Vol.06 No.18(2014), Article ID:50523,3 pages

Prospectively Recording Errors Is Valuable in Reducing Complications

Caroline Gunaratnam1, Adetunji Adeniyi Oremakinde2, Mark Bernstein1

1Division of Neurosurgery and Joint Center for Bioethics, University Health Network, Toronto, Canada

2Department of Neurological Surgery, University College Hospital, Ibadan, Nigeria


Copyright © 2014 by authors and Scientific Research Publishing Inc.

This work is licensed under the Creative Commons Attribution International License (CC BY).

Received 5 August 2014; revised 20 September 2014; accepted 5 October 2014


Errors have traditionally been a less commonly discussed topic but are becoming increasingly examined due to a trend towards expanded awareness about the high human and financial cost of errors in medicine. Recording and reporting of errors has been a difficult issue in the health sector due to fear of litigation from patients, complaint to governing bodies, and embarrassment from colleagues. In this article we examine the advantages of prospective error recording. The studies on this subject report that the culture of prospective error recording is of high value in improving most parameters of errors and may indeed reduce complications.


Prospective Study, Error Recording, Prevention, Neurosurgery, Prospective Value

1. Introduction

Errors are inevitable especially in complex systems such as the delivery of health care. Medical errors have enjoyed significant deliberation in the mass media [1] and the scientific articles [2] - [6] . Errors are common and are the cause of significant morbidity and mortality in the health sector [7] [8] . The 1999 Institute of Medicine Report showed that errors in the health sector were the eighth leading cause of death in the United States and account for up to 100,000 deaths annually [9] . One popularly cited retrospective study found that 66% of all adverse events were surgical and 54% of the surgical adverse events were preventable [3] . Stone and Bernstein reported that of all the complications recorded in the neurosurgical practice of the senior author (MB), 16.7% were related to errors, of which 80.6% were major errors. Of the error related complications, 74.2% were declared preventable [7] .

Errors can be defined as any act of omission or commission resulting in deviation from a perfect course for the patient; a perfect course can be defined as one in which nothing went wrong, from the smallest detail (such as dropping a sponge) to the most obvious example (one that every neurosurgeon would easily recognize) [8] . Errors may occur as a result of time constraints, physical and mental stress, communication problems, inattentiveness, negligence or lack of organization in health care teams or systems [8] [10] . Recording and reporting of errors and their complications by clinicians are essential, especially for neurosurgeons, whose complications can result in dramatic and catastrophic consequences for their patients [7] [11] [12] . It is a moral right and obligation for clinicians to openly recognize their fallibility and introduce strategies and methods for limiting the occurrence of medical errors, which might lead to complications and adverse events. It would also help to reduce the additional expenses and costs such as fines, legal settlements, and administration costs that the hospital and staff members must bear due to the occurrence of preventable errors [13] . The recognition and open discussion of errors may help facilitate a culture devoid of fear, shame, and recrimination of errors; however, this has not been traditionally encouraged or accepted despite the fact that the process of limiting errors is a necessary and integral component of quality assurance in the health sector. Most of the scientific literature is made up of retrospective studies. The disadvantages of retrospective error reporting, which may appear to some clinicians as a defensive and safe way to avoid troubles, are discussed in this article. The main focus of this review is the thorny issue of the value and benefit derived by clinicians and their patients from the practice of prospective error recording and reporting.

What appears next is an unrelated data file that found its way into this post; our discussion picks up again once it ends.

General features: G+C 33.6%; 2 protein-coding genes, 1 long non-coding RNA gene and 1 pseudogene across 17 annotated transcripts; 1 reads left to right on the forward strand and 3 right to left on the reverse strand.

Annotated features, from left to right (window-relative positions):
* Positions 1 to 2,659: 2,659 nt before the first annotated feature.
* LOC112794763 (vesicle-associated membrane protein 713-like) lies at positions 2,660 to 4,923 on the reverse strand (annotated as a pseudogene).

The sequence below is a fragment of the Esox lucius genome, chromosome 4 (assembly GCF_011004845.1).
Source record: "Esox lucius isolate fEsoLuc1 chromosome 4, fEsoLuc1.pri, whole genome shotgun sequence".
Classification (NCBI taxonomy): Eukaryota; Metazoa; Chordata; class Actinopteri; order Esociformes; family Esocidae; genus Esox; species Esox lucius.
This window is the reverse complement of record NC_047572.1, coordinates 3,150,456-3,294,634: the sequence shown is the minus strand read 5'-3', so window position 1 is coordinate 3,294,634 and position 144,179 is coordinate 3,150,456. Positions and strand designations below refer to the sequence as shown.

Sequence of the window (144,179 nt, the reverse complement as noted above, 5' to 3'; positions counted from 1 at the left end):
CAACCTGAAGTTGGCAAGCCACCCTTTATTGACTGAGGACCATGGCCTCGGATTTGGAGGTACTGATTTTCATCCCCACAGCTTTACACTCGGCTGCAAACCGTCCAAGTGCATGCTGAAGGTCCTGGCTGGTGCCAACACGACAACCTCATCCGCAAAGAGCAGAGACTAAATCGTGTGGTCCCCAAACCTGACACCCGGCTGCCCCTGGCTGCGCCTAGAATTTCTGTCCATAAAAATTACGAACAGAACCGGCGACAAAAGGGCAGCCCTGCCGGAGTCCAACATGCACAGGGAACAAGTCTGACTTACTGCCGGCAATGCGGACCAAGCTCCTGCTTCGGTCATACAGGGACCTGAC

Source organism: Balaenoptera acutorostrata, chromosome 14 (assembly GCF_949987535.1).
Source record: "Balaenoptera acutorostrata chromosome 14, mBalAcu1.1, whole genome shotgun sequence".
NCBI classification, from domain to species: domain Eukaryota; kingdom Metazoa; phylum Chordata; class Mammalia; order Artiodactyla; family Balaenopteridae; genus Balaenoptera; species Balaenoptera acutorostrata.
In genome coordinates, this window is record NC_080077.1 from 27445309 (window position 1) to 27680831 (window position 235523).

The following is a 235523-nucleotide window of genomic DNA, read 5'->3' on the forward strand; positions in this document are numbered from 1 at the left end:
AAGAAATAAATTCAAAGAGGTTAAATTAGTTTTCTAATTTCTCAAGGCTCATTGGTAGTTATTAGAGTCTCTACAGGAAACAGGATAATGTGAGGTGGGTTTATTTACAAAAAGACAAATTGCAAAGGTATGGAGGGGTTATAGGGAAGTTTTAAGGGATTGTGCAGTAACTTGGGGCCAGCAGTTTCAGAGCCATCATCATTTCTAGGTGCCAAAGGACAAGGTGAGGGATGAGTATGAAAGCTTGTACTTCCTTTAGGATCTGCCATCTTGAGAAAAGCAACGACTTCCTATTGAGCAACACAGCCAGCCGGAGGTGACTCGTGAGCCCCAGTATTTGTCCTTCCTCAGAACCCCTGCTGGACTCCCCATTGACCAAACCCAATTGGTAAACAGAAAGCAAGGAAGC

2. Prospective vs. Retrospective Error Recording

2.1. Advantages of Retrospective Error Recording

Retrospective error recording is a valid alternative method for clinicians who do not beleive in prospective error recording for one reason or the other. Many clinicians who do not want to actively and openly track their errors due to fear of litigation and criticism can still look back into their records, review the pattern of their errors, learn from the information, and formulate strategies to prevent errors. Suboptimal recording is clearly better than no recording. Therefore, this subset of clinicians can still benefit from retrospective recording; if retrospective recording is completely discouraged these subset of clinicians will be left with no other alternative method for recording errors.

2.2. Disadvantages of Retrospective Error Recording

The disadvantages of retrospective error recording include underreporting due to poor record keeping and the fact that some errors like near misses might not have been captured as they may not seem important to clinicians. In addition, retrospective studies work on the assumption that data will be found in the limited available records. The study design and procedures for collecting information on errors with retrospective error recording are far more inferior in comparison to prospective studies. Recording errors retrospectively would delay many benefits of error recording such as; delaying the time it takes for team members to realize the cause of preventable errors. It would also constitute delay and difficulty in detecting preventable errors that cause complications and adverse events. For example, it may be easy to detect a postoperative hemorrhage by checking the chart and the imaging record, but it will be next to impossible to determine how sleeplessness, distractions, poor communication, and technical factors contributed to the occurrence of the hemorrhage through a retrospective study [8] . Retrospective studies would not facilitate discussion among team members about errors committed after the surgery, nor would it facilitate discussion before surgery, about anticipated errors that should be prevented. There would also be much delay or time lag between the occurrence of an error and reporting it.